ONE of the world’s biggest supermodels returns to grace the cover of American Vogue after an absence of two decades, speaking on her strong background, her outspoken nature being seen as angry, and her efforts in increasing the visibility in fashion for black people.
Naomi Campbell makes an appearance as the cover star of the November’s issue in a white Dior Haute Couture Dress, making it her first with the American version of the magazine after her last cover shoot in 1993.
Described on the cover as a model, menor and provocateur, Campbell speaks to Vogue on being surrounded by a community of black women who helped shaped her and her identity. She also speaks about how that community influenced her career as a model, as well as a surrogate mother to other up and coming black models – especially for black women models.
Some of Campbell’s mentees include Ugbad Abdi, Alton Mason, (daughter of fellow supermodel Cindy Crawford) Kaia Gerber, Anok Yai and model Adut Akech, who affectionately calls Campbell ‘mama’.
“She is my idol to this day”, Akech told Vogue. Akech added that some of the biggest lessons that Campbell taught her as a freshman model was to “Stand your ground and always stay true to yourself”.
While continuing to be a pioneer in modelling, Campbell has brought forth her desire for the end of the sexist and racist ‘angry black woman’ stereotype, a trope which was widely used to describe Campbell’s outspoken actions and opinions in the media.
“I am quite over it,” she told the American magazine. “Is it now that we have permission to speak? Well, I have always spoken.”
The interview specifically referenced Campbell’s few controversies between 2004 and 2008, as well as her 2013 interview with UK Channel 4 News’ Jonathan Rugman, who tried to paint Campbell as a black woman who had “anger on a different level”, due to her previous calls for change in the fashion industry that was hardly occurring during Campbell’s dominant era in the industry.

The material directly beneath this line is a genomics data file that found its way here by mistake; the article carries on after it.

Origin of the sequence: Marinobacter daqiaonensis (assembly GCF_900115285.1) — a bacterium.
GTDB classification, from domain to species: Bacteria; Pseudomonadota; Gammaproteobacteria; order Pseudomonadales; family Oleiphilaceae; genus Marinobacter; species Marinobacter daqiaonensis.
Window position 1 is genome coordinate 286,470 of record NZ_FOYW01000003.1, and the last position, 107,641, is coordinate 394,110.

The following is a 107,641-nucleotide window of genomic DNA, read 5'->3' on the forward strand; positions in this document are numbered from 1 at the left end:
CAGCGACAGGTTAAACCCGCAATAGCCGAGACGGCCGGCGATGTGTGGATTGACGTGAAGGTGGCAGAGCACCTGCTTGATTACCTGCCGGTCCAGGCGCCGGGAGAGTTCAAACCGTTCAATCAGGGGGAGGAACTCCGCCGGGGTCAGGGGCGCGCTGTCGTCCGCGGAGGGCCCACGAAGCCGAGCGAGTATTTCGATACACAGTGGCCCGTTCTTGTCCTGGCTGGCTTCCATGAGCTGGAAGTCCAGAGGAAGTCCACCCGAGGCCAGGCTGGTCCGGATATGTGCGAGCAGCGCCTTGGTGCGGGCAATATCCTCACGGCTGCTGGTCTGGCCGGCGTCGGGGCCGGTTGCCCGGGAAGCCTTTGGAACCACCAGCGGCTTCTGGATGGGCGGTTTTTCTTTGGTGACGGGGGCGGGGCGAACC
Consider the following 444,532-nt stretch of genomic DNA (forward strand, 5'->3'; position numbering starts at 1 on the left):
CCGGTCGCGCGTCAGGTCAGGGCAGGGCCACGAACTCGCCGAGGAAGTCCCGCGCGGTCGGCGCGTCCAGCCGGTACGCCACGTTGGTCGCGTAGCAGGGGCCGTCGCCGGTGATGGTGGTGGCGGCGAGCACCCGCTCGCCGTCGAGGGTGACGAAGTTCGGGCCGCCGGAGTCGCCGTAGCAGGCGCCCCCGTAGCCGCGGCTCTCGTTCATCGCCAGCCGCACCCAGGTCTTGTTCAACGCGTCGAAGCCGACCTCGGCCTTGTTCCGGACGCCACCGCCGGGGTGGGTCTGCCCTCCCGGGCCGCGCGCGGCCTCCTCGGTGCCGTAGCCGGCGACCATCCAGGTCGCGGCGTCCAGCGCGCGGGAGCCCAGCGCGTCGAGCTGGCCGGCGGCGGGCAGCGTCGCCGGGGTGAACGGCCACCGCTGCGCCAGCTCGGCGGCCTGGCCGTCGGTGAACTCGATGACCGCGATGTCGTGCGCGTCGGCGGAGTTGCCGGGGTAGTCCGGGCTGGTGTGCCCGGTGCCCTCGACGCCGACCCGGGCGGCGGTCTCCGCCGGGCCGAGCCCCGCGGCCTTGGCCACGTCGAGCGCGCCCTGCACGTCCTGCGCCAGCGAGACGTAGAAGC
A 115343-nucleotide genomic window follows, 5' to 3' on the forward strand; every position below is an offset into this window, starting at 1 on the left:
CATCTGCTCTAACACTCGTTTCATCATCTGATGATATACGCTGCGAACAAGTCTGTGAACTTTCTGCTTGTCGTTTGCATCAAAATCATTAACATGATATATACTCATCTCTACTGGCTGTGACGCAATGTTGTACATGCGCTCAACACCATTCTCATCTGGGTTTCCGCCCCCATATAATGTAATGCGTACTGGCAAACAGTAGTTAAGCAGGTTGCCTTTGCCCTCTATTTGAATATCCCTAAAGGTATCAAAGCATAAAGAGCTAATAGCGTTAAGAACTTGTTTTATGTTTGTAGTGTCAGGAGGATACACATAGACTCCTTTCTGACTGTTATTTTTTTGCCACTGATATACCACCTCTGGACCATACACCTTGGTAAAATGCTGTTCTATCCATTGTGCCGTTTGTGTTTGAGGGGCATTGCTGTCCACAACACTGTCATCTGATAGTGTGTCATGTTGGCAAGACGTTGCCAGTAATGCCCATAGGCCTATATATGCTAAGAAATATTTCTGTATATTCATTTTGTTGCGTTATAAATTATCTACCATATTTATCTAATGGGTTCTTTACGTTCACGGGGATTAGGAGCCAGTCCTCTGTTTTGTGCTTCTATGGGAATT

“I remember that very well,” the South London-raised model told Vogue. “I understood exactly what angle [he] was going to come at, and that it would be combative. And I see the things newspapers go for. I see they’d rather write some trash thing that you’ve done, rather than the good that you’ve done. When I was younger it used to upset me, but it doesn’t now — I’m not looking for those validations anymore. But I am still a little skeptical about doing interviews in England.”
“There were a few things that I would do when I was younger that I was told were bad for my race,” she added. “Now the things I do are not just for me anymore. I think more of my culture and my race, as opposed to thinking about just me.”
Campbell’s efforts for more visible black representation for models and designers within fashion have been fruitful, albeit slow since her arrival in the industry during the 1990s.
“I never used to say the word racism; I just used to say, it’s territorialism,” Campbell said regarding her decades of advocating for Black models.
“I never wanted people to say that I used that as an excuse, that I was throwing that word out. Now I’m happy that everyone’s all on the same page, that everyone feels comfortable to come out about their experiences without feeling some stigma. But for me, nothing’s changed. I’m going to speak the same way”, she added.
“Nothing has changed. Only that I know that I will have the support of my culture now when I speak.”
Her continuous efforts for a shift in Black representation in fashion has helped boost the many names of black models that the world is familiar with today, but has also boosted the names of once up and coming designers.
Her most known support for African designers included the co-signing of the likes of South Africa’s Thebe Magugu, Nigeria’s Tiffany Amber and Kenneth Ize, and backing events on the continent from Lagos to Cape Town.